A LABOR OF WONDER: MAPPING 19,993 TREES IN CENTRAL PARK
Every year about 37 million people go to Central Park, and, finding themselves surrounded by 23,000 trees, most do not know their sassafras from their euonymus.
NEW YORK; USA; June 4, 2011.- But Ken Chaya and Edward Sibley Barnard are not like most people. Spend two hours walking the oxygen-infused oasis with this pair as quirky as the Quercus prinus (chestnut oak), and it’s as if all of your senses are on steroids.
You smell the fresh wintergreen scent of a sweet birch branch split open. You pick up a crusty pod from the Kentucky coffeetree and taste the molasses-like jelly inside (but not the seeds, which can be toxic if they are not cooked). You run your hands over the winged branches of the Euonymus alatus and they feel like cork.
You are mesmerized by the magenta leaves glowing atop the variegated European elm because of a beautiful defect. You hear a magnolia warbler chirping on a black cherry tree deep in the serenity of the woods.
And then you begin to understand the pure wonder that drove these two men to give up two and a half years of their lives to make a map that artfully and painstakingly details 19,933 trees in Central Park.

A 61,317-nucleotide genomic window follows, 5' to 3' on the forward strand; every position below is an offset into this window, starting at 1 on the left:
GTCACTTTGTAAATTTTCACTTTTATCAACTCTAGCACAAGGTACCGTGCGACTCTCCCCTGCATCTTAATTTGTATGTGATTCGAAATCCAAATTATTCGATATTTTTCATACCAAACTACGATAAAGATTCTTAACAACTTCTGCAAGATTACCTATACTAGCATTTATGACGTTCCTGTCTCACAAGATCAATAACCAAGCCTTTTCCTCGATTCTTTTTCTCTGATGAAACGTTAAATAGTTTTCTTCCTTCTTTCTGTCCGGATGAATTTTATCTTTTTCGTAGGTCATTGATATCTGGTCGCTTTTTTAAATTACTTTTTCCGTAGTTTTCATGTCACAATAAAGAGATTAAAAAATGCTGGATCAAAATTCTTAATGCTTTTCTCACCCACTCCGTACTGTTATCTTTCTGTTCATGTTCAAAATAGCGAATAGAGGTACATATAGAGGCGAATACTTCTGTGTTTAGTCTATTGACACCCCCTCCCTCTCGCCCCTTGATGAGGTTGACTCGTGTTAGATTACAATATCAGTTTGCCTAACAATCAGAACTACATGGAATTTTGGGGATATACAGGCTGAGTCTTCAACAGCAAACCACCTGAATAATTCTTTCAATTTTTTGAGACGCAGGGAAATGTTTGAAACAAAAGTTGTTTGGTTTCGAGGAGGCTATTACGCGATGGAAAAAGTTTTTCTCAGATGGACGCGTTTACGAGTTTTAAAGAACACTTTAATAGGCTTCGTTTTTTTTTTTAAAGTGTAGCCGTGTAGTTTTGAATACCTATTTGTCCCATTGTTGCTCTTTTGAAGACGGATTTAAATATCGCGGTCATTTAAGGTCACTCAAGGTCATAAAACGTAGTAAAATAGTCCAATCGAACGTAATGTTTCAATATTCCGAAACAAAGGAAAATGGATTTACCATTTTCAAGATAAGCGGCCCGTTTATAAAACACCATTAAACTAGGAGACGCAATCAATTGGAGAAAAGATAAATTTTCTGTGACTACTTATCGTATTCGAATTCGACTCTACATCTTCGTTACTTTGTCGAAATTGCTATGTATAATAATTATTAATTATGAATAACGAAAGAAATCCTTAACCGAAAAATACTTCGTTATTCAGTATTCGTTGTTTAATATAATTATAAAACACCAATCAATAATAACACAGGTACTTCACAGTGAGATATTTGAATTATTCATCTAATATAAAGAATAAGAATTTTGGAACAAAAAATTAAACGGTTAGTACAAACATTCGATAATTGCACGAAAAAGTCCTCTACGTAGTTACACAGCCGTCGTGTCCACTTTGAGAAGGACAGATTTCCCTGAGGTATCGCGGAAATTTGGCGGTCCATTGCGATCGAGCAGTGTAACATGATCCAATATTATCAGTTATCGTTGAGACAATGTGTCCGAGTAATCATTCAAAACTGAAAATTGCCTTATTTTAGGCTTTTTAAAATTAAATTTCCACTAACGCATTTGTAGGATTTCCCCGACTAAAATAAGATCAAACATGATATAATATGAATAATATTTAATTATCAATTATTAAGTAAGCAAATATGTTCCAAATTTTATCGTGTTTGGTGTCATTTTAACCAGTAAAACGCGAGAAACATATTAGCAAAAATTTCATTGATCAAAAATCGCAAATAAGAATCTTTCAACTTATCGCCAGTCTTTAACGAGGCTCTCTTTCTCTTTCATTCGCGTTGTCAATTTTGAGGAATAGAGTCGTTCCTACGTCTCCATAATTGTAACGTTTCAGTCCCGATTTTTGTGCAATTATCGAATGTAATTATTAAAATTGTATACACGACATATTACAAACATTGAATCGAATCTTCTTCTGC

“The more I look at it and study it,” Mr. Chaya said under a pin oak in the park one day last week, “the more it reveals its secrets to me.”
Their map includes 174 species and represents about 85 percent of the vegetation on the park’s 843 acres.
“Do I want every tree?” asked Mr. Chaya, 55, a birder and freelance graphic designer. “Of course, but I’m crazy. You can’t have every tree. There’s great hubris in wanting every tree. But we got the big ones, we have the important ones.”
The pair, working independently from the city and without any subsidy from the Central Park Conservancy, the nonprofit organization that manages the park, said they had spent nearly $40,000 on the project — testing their families’ patience — because they cherished Central Park’s trees and wanted others to as well. They hope to just break even.
The two-sided, waterproof, 36-by-26-inch map, called “Central Park Entire: The Definitive Illustrated Folding Map,” is sold for $12.95 at the Dairy in the park and on the men’s Web site, CentralParkNature.com. They have sold about 1,100 copies of the $35 poster version since January. Some of the proceeds go to the Conservancy, the men said.
A legend displays a tree’s leaf or color, although many green hues look alike. Mr. Chaya drew the features, including buildings, trails, monuments, bridges and playgrounds. All restrooms are noted.
The map serves as a two-dimensional passport to a dynamic world that Mr. Barnard and Mr. Chaya brought to life on a personal tour, allergy attacks included. “Oak catkins,” said Mr. Barnard, 75, an author of a New York City tree guide and a former editor for Reader’s Digest. “They are flowers that dangle in tassels and release pollen. They look like tails of kittens.”